Our environmental experts are working hard to find new ways to help our clients mitigate per- and polyfluoroalkyl substances (PFAS) contamination, including researching new methods to destroy these non-degrading contaminants. Learn more about these efforts from Parsons’ newest PFAS researcher, Akshay Parenky, PhD.
Q: How did you get interested in PFAS research?
A: I was always interested in topics impacting the environment. I first came across the detrimental effects of PFAS on human health and the environment through an online article and soon realized that these would be some of the most challenging emerging pollutants of our time. A few years later, during grad school, I learned about advanced oxidation techniques for water remediation, and how a research team in my university was attempting PFAS degradation through some of these technologies. It was not long until I was a part of that team attempting to bring my interest and contribution to this field.
Q: What is especially challenging about PFAS treatment and remediation?
A: This class of pollutants is composed by a wide variety of fluorinated, highly stable organic chemicals with unique properties and, therefore, different reactivities. PFAS behavior is also affected by concentration, which varies drastically in environmental sites. Furthermore, degradation of these substances often leads to generation of unknown and more resilient PFAS byproducts. Hence, developing a comprehensive approach to treat all PFAS effectively is a herculean task.
Q: What led you to research the decomposition of PFAS with persulfate activated by silver?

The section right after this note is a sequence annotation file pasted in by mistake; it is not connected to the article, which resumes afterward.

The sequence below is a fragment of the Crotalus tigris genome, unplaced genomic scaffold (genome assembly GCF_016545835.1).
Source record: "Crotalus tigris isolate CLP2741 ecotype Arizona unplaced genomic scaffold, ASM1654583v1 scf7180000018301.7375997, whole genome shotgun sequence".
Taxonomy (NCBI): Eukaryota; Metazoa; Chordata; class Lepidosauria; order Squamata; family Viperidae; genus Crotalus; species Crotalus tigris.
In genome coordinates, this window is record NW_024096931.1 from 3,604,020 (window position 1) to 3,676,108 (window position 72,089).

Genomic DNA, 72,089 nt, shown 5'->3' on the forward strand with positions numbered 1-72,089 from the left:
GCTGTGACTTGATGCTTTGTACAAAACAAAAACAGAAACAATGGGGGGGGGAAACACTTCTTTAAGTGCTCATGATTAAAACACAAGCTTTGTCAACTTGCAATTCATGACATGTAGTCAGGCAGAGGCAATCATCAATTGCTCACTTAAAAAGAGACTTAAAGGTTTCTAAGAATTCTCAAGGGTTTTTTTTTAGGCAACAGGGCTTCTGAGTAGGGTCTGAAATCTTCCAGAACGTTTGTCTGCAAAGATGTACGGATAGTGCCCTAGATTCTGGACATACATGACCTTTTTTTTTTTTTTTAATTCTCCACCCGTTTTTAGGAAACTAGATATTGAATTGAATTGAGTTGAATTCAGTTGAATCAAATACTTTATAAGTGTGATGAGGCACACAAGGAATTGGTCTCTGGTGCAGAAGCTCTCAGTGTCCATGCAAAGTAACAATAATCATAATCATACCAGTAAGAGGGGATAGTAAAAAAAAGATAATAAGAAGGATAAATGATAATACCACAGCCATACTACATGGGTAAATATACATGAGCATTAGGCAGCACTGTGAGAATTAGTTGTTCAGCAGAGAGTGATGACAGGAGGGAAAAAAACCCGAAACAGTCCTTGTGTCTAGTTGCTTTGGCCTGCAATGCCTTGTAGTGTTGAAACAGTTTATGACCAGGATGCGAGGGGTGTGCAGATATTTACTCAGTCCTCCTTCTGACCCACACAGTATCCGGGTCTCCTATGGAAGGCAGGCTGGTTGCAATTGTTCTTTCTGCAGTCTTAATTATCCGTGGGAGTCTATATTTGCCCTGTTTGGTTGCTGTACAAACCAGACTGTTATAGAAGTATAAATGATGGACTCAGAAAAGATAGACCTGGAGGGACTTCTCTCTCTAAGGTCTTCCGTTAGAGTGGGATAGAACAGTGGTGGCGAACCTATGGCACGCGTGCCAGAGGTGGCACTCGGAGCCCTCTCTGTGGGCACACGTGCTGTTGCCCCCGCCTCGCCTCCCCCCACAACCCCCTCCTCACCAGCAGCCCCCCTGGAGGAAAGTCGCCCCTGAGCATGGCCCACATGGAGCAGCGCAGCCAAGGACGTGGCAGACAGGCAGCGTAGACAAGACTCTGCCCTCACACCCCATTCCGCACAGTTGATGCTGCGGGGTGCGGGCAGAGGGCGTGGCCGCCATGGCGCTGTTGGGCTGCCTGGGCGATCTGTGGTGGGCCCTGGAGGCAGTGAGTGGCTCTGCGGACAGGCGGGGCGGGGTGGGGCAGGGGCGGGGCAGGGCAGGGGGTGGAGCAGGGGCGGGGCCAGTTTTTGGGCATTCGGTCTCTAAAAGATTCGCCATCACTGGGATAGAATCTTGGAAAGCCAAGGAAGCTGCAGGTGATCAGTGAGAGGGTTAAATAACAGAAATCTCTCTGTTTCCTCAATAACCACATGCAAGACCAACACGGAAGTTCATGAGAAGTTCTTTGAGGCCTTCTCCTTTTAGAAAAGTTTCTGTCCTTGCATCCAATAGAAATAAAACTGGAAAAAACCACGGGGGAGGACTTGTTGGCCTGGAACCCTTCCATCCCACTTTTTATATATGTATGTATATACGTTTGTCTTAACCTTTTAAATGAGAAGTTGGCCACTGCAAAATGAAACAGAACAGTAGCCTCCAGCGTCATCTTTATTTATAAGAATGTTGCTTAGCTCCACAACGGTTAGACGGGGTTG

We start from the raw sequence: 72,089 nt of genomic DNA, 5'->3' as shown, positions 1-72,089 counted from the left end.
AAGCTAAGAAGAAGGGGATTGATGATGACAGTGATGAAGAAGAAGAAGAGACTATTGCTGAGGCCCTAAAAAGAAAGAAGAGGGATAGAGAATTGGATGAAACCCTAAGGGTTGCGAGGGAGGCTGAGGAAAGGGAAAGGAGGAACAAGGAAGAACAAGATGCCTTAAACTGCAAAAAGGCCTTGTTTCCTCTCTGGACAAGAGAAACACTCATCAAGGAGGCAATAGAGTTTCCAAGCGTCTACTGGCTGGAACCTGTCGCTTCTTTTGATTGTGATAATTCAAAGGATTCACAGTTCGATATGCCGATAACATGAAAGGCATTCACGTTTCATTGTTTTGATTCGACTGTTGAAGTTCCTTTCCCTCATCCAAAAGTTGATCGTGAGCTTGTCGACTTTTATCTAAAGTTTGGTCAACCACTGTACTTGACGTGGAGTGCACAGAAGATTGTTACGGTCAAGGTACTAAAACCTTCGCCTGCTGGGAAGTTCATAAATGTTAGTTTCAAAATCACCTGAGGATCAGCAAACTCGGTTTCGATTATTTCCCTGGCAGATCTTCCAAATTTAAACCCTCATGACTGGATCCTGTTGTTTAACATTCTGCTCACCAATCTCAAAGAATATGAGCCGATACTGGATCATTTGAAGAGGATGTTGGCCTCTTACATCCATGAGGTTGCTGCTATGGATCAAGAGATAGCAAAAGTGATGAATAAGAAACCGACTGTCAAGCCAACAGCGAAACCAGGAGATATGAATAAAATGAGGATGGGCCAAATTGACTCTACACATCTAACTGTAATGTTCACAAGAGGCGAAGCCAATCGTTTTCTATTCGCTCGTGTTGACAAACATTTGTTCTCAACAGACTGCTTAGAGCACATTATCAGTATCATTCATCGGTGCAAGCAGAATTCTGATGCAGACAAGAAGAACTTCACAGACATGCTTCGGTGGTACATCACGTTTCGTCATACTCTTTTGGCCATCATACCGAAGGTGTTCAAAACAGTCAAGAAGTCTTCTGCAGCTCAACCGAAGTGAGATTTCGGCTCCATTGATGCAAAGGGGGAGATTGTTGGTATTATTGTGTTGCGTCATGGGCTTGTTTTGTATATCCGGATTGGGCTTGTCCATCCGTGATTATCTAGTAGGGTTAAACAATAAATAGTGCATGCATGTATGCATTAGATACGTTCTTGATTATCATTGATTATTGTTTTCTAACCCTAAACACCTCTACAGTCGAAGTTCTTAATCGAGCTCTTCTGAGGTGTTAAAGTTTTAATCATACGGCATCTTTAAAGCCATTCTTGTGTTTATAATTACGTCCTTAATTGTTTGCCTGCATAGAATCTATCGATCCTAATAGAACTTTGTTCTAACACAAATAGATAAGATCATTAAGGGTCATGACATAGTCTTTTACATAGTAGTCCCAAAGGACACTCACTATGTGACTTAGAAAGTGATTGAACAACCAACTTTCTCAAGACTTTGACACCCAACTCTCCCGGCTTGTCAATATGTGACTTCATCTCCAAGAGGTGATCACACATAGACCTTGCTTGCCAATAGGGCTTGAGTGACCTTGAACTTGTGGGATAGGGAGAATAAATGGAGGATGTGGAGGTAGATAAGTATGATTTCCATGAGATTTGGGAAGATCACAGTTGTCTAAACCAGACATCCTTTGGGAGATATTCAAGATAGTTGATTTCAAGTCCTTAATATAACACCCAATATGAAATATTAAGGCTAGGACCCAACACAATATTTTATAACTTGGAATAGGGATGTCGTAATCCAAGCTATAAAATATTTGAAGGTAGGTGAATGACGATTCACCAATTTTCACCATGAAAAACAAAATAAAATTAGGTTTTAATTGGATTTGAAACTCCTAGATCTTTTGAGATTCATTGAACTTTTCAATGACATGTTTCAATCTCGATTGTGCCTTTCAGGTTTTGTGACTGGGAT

A: During my doctoral degree one of my major goals was to achieve ambient condition degradation of PFAS through non-energy intensive methods. This led me to explore transition metal activation of oxidants, and upon investigating, I identified the silver-persulfate combination to be the most efficient amongst several others that were evaluated.
Q: What is unique about this PFAS destruction process?
A: The most appealing characteristic about this process is its capability to decompose PFAS under ambient condition without the use of any external energy source, purely through a homogenous chemical reaction, which is the first of its kind to be demonstrated.
Q: What is the potential for practical implementation of PFAS destruction using persulfate activated by silver?
A: The use of silver activated persulfate has been tested and proven in the laboratory as a viable treatment option for PFAS. This process can also be used for in situ or ex situ remediation of PFAS contaminated sites. However, translating a technology from laboratory setting to field application presents many challenges and I look forward to working with the Parsons PFAS team to overcome some of these challenges and successfully deploy this technology on field.
Q: Did you receive any funding or research grants in this area?
A: This research was funded by SERDP (a collaborative environmental program of the DoD, DOE and EPA), The University of Texas at Arlington, and the Water Research Foundation.
Q: What are your professional goals?
A: Currently, my main goal is to achieve greater efficiency and applicability of PFAS remediation techniques. But, as an Environmental Engineer, my overall goal is to develop innovative, sustainable, and economical solutions for emerging contaminants.
Q: What is your outlook on PFAS treatment and remediation?
A: Currently, PFAS removal techniques mainly include activated carbon adsorption and ion exchange. Meanwhile, PFAS decomposition technologies are limited to laboratory or pilot scale studies. However, there is a dire need for decomposition techniques to completely eliminate PFAS from the environment and it is exciting to see all the new technologies being developed. I feel in the upcoming years we will have all the tools necessary to effectively remediate contaminated site and mitigate future contamination from the point of source.